U.S. stock markets seemed hesitant this past week but continued into record territory. The Dow Jones Industrial Average and S&P 500 Index saw small gains of less than a percent but still in the green for the fifth consecutive week. The small-cap Russell 2000 Index lagged and recorded a humble loss for the week. Consumer Staples performed well, boosted with help from a surge in Walmart following their announcement of a massive repurchase program and a strong rise in online sales as the holidays draw near.

As of late, stock valuations have seen record setting highs and are forecasted to continue to grow with earnings on the rise. This week brought the first releases of major 3Q earnings reports. Major banks like JP Morgan Chase and Citigroup declined Thursday after reporting lower trading revenues and frequent credit card losses. Wells Fargo reported an earnings decline on Friday, further impacting the broader financials sector. Broadly, we have seen investors side with Industrials, Tech and other resilient sectors in response to this strain on Financials. This can be observed first hand on the ETF Global Scanner.

Even with the turbulent political environment, a series of positive economic reports may have helped compensate for the disruption in Washington. Initial jobless claims during the previous week rebounded, 

as the impact of hurricanes Harvey, Irma, and Maria on the labor market appeared to be dissipating. Retail sales also jumped in September, clearly showing further resilience in the face of the natural disasters. In fact, consumers entered October feeling better about the economy than they had in over a hundred years, according to the University of Michigan’s gauge of consumer sentiment, which was released Friday.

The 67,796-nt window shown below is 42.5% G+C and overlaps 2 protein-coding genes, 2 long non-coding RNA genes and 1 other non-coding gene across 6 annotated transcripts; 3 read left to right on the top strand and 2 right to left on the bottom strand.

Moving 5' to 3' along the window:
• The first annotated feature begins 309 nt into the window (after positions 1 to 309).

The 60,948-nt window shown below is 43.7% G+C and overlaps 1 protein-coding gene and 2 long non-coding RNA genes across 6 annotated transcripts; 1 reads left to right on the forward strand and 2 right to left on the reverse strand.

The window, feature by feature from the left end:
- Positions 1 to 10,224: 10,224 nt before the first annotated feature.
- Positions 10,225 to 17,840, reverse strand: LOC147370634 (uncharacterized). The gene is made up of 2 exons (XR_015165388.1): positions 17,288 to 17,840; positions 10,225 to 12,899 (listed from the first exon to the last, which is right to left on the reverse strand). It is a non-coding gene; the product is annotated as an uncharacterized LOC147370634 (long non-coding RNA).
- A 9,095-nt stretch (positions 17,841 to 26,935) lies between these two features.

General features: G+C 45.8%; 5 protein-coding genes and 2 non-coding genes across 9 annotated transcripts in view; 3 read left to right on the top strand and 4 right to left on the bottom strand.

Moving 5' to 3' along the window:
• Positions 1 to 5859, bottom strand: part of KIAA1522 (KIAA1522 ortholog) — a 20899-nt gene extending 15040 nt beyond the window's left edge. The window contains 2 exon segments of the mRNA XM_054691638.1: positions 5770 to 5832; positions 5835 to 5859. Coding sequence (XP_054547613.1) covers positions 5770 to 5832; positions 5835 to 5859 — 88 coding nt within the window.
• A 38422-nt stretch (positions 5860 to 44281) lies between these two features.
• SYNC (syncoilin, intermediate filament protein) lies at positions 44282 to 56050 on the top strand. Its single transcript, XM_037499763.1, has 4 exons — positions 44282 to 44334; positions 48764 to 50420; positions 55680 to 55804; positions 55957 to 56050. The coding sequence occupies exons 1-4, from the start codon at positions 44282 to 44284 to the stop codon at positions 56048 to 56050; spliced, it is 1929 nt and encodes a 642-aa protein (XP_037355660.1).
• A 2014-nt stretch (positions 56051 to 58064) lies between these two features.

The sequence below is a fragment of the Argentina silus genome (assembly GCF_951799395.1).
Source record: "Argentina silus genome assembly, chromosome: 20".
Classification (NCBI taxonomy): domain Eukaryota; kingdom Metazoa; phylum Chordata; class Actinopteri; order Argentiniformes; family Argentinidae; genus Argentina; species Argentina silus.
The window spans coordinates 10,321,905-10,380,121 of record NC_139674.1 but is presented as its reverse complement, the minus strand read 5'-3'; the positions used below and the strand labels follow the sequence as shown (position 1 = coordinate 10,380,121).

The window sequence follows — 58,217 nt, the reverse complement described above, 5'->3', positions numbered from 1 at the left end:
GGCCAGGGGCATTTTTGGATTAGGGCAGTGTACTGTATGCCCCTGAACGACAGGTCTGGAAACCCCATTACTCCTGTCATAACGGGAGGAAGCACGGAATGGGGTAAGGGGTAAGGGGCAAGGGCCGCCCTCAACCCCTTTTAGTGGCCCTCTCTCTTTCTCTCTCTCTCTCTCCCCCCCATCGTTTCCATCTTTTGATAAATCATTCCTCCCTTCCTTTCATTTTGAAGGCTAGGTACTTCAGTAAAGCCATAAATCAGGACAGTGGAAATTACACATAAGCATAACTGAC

In ETFs, some of the biggest news included President Trump’s first key piece of legislation in regards to ETF research. Current securities laws offer legal protections for broker-dealers that issue public research reports on some asset classes. Research reports on exchange traded funds (ETFs), however, aren’t protected under current laws. Under the new law, ETF research reports won’t be considered offers under securities law, even if the brokers or dealers take part in the registered offering of the investment fund’s securities.
In our ETFG Quant Movers, we saw a shift out of domestic health care centered ETFs and gains in global volatility tracking funds. As expected, winners included PowerShares FTSE RAFI Developed Markets ex-US Small-Mid Portfolio, iShares Edge MSCI Min Vol Europe ETF, and Legg Mason Low Volatility High Dividend ETF,

which all gained close to 20% this week alone. We saw similar effects in the opposite direction with CSOP FTSE China A50 ETF and Vanguard Health Care ETF which slid 20.46% and 18.19% respectively. Concerns are also warranted for AGA, BOM, and BLNG, which have popped up on ETF Global Liquidation Watch List – October 2017 with an AUM of under $1 million.